Catonsville, Arbutus Residents Praise Bike Plan
Final community input meeting was held Wednesday night.
Many of the residents in attendance at a community meeting Wednesday on the comprehensive bicycle plan for Western Baltimore County said they would bike no matter what.
But to encourage more people to bike and walk for commuting or short trips, roads need to be more bike and pedestrian friendly, meeting participants said.
Arbutus resident Brian Towns said he has been cycling for years and feels pretty comfortable on the road. So when he came to the Benjamin Banneker Museum Wednesday night to look at the maps outlining hundreds of road, sidewalk and signage improvements proposed in the Western Baltimore County Pedestrian and Bicycle Access Plan, he didn't have any major critiques.
"I would just like them to add a little bit more shoulder so I have a little more room," Towns said.
Still, the plan and proposed changes are marked improvements and will hopefully encourage more people to bike and walk, he said.
The eastern portion of the plan was completed in 2006. The western plan includes the southwestern portion of Baltimore County, through Owings Mills, Reisterstown, Hunt Valley and Timonium.
After this final round of community input meetings, the plan will be presented to the Baltimore County Planning Board and ultimately voted on by the Baltimore County Council.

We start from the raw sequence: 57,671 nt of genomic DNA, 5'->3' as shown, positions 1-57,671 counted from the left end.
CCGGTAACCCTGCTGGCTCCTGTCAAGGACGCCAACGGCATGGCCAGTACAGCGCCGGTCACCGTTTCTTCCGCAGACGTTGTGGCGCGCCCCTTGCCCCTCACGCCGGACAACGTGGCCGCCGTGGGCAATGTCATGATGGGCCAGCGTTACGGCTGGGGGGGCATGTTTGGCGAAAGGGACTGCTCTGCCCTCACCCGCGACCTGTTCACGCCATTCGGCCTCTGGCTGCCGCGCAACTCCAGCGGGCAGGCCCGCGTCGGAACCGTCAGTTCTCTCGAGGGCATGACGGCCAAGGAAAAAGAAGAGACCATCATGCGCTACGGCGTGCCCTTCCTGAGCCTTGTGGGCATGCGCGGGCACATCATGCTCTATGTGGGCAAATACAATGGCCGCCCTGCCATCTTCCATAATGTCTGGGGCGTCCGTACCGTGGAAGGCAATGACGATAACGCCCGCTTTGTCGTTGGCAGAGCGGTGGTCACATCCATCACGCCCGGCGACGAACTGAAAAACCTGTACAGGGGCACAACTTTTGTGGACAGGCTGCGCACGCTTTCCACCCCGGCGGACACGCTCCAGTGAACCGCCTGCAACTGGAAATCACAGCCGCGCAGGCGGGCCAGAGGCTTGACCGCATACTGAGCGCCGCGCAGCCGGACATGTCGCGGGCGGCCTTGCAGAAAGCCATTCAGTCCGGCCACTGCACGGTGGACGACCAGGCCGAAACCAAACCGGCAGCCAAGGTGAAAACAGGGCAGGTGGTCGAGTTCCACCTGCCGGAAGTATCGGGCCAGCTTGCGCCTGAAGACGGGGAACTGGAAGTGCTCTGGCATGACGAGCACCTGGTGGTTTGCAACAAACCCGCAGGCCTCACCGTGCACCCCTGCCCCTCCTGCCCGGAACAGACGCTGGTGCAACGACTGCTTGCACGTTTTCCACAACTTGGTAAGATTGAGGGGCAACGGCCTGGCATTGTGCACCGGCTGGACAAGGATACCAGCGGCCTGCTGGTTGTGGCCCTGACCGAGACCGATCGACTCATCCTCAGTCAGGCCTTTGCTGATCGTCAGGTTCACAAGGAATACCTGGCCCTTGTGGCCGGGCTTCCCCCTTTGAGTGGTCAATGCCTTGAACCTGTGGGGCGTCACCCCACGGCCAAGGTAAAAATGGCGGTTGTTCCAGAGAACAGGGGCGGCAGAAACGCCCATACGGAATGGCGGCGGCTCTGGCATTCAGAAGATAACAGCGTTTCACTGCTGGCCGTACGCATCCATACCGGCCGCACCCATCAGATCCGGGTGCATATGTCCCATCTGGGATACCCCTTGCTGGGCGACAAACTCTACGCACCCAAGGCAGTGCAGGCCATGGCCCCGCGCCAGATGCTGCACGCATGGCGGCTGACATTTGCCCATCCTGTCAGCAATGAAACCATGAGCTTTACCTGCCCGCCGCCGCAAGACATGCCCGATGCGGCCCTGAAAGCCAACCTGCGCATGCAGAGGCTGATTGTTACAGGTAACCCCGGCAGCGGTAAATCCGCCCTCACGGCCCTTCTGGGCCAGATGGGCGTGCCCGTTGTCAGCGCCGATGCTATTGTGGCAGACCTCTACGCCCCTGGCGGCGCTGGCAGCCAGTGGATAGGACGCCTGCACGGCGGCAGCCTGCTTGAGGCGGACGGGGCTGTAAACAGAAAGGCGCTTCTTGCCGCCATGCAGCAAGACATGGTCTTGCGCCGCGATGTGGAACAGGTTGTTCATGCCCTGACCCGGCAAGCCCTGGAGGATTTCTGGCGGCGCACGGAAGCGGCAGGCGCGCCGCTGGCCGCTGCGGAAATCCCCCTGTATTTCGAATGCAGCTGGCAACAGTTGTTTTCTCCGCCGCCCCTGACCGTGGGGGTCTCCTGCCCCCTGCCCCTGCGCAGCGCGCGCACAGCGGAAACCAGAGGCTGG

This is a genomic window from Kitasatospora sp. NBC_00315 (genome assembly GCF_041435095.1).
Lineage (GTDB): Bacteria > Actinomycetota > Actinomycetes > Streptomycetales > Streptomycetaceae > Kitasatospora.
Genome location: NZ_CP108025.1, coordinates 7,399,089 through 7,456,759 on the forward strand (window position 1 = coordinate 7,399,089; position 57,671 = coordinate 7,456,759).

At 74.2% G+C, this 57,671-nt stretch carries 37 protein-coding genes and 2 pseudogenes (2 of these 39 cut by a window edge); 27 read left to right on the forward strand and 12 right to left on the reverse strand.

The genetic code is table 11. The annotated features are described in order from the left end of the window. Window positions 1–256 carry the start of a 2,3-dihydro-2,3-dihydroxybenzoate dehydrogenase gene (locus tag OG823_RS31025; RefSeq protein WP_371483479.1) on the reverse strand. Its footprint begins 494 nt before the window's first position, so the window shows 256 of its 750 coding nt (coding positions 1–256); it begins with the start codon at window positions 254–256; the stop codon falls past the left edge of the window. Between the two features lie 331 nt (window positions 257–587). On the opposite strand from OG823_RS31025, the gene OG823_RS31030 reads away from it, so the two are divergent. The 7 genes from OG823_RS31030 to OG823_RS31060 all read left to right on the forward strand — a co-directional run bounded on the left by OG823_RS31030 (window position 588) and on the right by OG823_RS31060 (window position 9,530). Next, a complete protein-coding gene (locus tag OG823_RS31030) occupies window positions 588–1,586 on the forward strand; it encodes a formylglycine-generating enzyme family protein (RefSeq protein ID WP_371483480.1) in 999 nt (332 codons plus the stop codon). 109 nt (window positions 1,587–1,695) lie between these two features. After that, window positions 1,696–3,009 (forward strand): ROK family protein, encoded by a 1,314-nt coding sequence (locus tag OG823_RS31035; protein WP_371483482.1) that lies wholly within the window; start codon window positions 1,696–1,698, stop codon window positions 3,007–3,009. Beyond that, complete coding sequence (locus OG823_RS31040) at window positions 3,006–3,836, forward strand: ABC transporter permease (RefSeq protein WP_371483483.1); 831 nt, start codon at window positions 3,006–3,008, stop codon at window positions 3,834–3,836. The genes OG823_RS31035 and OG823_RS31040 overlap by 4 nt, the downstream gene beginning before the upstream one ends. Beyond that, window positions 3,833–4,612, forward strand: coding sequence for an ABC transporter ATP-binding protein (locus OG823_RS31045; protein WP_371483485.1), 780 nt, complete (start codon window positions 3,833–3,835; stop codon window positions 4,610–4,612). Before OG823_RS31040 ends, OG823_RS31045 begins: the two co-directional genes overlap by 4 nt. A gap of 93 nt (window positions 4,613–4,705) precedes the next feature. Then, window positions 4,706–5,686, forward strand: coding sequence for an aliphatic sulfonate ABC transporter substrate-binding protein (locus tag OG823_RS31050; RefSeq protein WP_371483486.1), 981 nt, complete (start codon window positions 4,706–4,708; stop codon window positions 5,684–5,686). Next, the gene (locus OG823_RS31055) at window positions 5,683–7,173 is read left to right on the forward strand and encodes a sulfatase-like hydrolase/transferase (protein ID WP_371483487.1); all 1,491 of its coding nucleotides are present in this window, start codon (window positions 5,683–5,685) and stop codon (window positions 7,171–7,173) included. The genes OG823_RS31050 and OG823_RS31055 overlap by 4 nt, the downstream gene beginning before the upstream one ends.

Barbara Kasemeyer, a Catonsville resident who leads bike rides for seniors through Arbutus, Catonsville and Patapsco State Park for seniors, was among those at the meeting.
While the seniors are more comfortable cycling in a large group, she said that any improvements to road surfaces would make the ride more smooth.
Kasemeyer also said she avoids some roads around Catonsville because they are not as wide or are too congested with traffic.
"If you add a bike lane, people may feel more safe, but you have to educate drivers as well," she said.
Catonsville resident Charlie Murphy, who rode his bike to the meeting, said the bike plan brings Baltimore County closer to what has happened in Baltimore city, where there are dozens of roads with dedicated bike lanes.
What the plan does is create a more comprehensive approach to bike and pedestrian routes, which allows people to do short trips and find ways to get from one area to another, he said.
"One trail is not the answer, you have to build the network," he said.